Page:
Skip to main content
You have permission to edit this article.

Historic house on Linden St. torn down

  • Updated
  • 0

BLOOMINGTON — A late-1880s Linden Street house, once eyed as a future education center by the Old House Society, has been razed.

“The idea was a wonderful sentiment,” said Old House Society President Patrick O’Sullivan, “but this particular property was in pretty desperate shape and the Old House Society was not in a financial situation to sink in the considerable amount of money to maintain it.”

The lack of maintenance caused the house at 904 N. Linden St. to “deteriorate past the point where restoration was really possible,” O’Sullivan said. “It was a detriment to the neighborhood and a potential safety hazard.”

Water damage from a roof that was in desperate need of repair disintegrated much of the flooring, making it unsafe for anyone to go in.

Mike Ryburn, coordinator of operations for the Old House Society, only was able to salvage a few things from the house, O’Sullivan said.

Tough choice

“It was a difficult decision (to raze it),” he said. “We as an organization advocate and support efforts to protect and restore older buildings. But the reality is that if a roof is not water tight, it destroys a building very rapidly.”

The Old House Society had tried to sell the property for a few years. O’Sullivan said the board hopes someone will be interested in purchasing the lot. The society bought the house and land for $36,000.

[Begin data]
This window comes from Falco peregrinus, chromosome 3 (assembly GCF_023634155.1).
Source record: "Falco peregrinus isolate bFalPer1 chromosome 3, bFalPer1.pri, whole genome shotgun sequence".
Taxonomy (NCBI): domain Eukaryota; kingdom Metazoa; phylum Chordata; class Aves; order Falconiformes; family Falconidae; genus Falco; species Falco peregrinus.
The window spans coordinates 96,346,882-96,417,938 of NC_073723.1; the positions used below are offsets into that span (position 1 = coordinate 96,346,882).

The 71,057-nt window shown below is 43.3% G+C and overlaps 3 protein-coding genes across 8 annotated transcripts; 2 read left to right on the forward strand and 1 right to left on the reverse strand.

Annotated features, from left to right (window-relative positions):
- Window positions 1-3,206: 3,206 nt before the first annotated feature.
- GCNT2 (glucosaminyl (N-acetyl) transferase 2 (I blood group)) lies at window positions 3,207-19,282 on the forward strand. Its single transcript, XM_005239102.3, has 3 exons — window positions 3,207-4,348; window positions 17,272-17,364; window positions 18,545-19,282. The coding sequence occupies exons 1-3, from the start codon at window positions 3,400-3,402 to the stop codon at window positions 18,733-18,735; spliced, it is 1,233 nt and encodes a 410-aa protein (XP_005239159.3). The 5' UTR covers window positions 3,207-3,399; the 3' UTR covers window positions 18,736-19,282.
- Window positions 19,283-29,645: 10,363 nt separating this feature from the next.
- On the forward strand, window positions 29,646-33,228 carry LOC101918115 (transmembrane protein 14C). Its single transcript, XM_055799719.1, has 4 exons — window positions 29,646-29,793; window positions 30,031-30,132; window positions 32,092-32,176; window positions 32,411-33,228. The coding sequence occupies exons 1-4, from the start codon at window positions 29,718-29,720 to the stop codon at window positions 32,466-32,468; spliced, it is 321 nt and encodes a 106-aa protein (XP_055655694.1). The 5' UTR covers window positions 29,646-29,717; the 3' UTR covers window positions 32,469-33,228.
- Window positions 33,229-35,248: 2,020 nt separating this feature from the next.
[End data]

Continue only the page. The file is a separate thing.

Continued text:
The land was once owned by Jesse Fell, founder of the town of Normal and friend of President Abraham Lincoln. Fell sold it to his friend, David Davis, who Lincoln later appointed to the U.S. Supreme Court.

Famous carpenter

Davis sold it to Charles Cantine, a carpenter, in the late 1880s. Cantine built the home.

Greg Koos, executive director of the McLean County Museum of History, said the house is of “vernacular architecture” — a personal expression of a craftsman’s knowledge and talents.

Koos said Cantine’s son was responsible for designing Miller Park during his internship at the University of Illinois in the 1880s.


Get local news delivered to your inbox!

* I understand and agree that registration on or use of this site constitutes agreement to its user agreement and privacy policy.

Related to this story

Most Popular

Get up-to-the-minute news sent straight to your device.


News Alerts

Breaking News